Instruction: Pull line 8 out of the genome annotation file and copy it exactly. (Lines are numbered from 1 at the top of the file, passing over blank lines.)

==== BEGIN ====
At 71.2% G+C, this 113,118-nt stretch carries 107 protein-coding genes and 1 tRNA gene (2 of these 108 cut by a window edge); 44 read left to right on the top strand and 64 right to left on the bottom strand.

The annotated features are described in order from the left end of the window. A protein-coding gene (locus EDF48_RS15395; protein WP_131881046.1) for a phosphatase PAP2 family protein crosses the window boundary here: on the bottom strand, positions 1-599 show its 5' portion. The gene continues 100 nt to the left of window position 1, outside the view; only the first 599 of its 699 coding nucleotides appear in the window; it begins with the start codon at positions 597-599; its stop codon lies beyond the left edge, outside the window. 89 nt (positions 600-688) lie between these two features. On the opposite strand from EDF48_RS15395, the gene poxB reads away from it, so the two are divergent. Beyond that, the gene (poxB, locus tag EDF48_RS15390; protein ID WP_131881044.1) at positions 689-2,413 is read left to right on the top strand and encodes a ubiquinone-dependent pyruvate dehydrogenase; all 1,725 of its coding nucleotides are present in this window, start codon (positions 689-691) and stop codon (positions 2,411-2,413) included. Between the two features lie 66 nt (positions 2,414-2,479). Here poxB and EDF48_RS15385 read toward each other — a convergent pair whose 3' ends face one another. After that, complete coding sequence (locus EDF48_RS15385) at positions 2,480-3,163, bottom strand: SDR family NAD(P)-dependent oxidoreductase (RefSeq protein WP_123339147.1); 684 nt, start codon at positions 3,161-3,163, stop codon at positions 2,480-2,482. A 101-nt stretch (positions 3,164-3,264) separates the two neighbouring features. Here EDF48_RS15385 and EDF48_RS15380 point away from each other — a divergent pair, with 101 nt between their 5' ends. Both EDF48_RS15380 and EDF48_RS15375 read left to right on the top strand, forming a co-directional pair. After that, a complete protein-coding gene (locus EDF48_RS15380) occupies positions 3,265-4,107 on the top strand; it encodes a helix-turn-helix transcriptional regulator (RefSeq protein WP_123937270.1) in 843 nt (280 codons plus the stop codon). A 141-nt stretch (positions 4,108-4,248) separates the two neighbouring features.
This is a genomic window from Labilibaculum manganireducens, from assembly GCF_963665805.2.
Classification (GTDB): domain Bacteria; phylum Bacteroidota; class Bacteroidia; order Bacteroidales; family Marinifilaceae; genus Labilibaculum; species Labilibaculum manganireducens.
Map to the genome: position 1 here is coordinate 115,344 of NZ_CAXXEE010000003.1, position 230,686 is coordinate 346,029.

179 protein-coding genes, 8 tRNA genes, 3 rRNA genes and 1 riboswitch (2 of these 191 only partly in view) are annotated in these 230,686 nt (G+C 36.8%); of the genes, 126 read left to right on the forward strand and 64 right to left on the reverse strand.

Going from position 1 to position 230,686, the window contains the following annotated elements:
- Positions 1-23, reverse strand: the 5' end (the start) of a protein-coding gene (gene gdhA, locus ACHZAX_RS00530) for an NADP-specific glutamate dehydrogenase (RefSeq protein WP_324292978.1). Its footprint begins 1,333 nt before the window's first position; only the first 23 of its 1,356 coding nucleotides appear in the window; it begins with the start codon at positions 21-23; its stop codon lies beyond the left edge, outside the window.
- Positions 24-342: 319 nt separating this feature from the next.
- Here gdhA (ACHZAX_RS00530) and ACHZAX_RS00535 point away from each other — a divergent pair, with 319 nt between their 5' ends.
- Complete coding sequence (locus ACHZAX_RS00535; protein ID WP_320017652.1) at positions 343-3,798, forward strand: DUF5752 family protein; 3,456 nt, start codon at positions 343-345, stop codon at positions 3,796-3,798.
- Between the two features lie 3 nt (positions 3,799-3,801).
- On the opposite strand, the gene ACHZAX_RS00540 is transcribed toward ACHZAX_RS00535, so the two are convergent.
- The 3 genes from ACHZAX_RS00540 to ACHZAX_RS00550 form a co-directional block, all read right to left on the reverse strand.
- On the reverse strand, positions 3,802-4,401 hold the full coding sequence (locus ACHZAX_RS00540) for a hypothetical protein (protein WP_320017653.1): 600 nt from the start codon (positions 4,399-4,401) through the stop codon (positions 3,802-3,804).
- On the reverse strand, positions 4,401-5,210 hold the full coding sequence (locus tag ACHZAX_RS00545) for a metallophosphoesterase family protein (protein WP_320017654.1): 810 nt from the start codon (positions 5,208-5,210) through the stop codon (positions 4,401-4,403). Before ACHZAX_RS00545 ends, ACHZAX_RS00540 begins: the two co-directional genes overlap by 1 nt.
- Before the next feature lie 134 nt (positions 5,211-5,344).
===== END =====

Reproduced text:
- Positions 1-23, reverse strand: the 5' end (the start) of a protein-coding gene (gene gdhA, locus ACHZAX_RS00530) for an NADP-specific glutamate dehydrogenase (RefSeq protein WP_324292978.1). Its footprint begins 1,333 nt before the window's first position; only the first 23 of its 1,356 coding nucleotides appear in the window; it begins with the start codon at positions 21-23; its stop codon lies beyond the left edge, outside the window.